Rich Harden will try to stave off elimination Saturday night in Chavez Ravine. Harden, despite control issues, remains tough to hit. The Dodgers will counter with Hiroki Kuroda. Kuroda shut-out the Cubs earlier this season, but isn't a sure thing for the Dodgers.
Buster Olney reported (sub. req.) that he "heard" Harden had a cortisone shot in "early September." That got me thinking, how's his stuff start-to-start?
With PITCHf/x, I'll look at the relationship between Harden's fastball and change-up velocity, their movement and effectiveness. I'll use blunt instruments. Take your grain of salt and dig in.
Basic question, does a bigger difference between the two pitches correlate to effectiveness? Or is it simply the quality of the pitch itself? The answer is complicated. There are so many factors, and I'm using aggregated pitches (by start). But, to make a long story short...
The fastball basically thrives off of its own velocity. Faster fastballs yield more swings, more whiffs, and more swings out of the strike zone. The bigger the gap between the fastball and change-up speed, the more swings out of the zone, too. And more whiffs.
In other words, when Harden throws harder, he'll get more whiffs and swings out of the strike zone. Having a good separation in the change-up in terms of speed will increase the number of chases and the number of whiffs.
There is only one place where a bigger difference in movement seems to help either pitch. More whiffs on change-ups when the difference in movement is larger. The relationship is weak, however.
By these measures, Harden's effectiveness is keyed, to some degree, by the speed of his fastball. With his four-seamer, the harder he throws the more it "rises." It also separates more from the change-up and makes that pitch harder to hit.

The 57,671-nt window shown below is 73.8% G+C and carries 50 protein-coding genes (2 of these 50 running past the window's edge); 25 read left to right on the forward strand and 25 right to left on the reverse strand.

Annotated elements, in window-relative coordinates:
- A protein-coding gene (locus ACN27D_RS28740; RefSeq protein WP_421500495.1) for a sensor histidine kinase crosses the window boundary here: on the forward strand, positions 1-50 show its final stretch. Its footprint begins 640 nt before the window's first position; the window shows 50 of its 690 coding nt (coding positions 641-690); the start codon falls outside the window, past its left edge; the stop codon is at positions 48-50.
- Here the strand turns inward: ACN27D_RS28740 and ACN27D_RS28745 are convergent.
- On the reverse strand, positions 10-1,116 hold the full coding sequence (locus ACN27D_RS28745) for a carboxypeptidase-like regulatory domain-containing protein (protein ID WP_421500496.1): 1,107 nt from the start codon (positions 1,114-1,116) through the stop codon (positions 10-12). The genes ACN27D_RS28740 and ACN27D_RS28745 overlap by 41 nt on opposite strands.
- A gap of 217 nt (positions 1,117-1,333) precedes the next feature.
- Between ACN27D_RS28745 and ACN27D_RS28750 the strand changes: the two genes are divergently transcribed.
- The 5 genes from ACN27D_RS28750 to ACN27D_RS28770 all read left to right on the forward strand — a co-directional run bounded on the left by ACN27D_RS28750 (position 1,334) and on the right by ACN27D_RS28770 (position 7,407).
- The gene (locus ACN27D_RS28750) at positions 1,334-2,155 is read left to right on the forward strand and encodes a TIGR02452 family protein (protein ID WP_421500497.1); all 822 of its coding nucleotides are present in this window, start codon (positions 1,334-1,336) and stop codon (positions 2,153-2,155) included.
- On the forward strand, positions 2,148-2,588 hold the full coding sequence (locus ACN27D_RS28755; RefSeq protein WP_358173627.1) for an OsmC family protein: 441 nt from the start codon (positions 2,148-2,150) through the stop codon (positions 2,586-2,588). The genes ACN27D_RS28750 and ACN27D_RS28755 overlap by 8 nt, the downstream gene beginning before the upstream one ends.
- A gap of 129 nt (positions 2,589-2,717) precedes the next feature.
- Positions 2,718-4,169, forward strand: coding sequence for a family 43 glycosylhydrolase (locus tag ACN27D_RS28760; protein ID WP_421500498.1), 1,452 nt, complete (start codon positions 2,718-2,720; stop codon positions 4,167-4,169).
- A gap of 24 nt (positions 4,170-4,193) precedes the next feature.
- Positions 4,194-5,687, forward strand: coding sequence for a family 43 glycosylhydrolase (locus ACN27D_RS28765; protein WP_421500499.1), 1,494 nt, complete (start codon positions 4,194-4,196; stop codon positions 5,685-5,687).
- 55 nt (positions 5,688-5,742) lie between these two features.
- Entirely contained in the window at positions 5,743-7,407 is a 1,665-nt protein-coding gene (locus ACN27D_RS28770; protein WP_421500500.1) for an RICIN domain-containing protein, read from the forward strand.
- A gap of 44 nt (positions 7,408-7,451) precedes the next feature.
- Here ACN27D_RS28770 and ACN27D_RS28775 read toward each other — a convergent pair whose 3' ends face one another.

While Rich seemed to get away with less velocity in his most recent start, this makes me doubt that's something he can continue to get away with.
In addition to the weaknesses of this method of analyzing pitches and their effectiveness (in terms of precision), there's something else to keep in mind. Harden is a very effective pitcher always. We're talking shades of good to great, no matter what. I'll take him at 90 mph over just about anyone else at 95 mph.
Here's one more blunt tool: Game Score compared to the same measurements used above. Like everything else I've looked at, their is a positive correlation. No matter what variable, it went up when any factor went up.
In general, there were plenty of instances that prove otherwise, so there is no certainty anywhere. It's a cloud, with the exception of the few items I mentioned above.
For what it's worth, Game Score doesn't correlate strongly with anything here.
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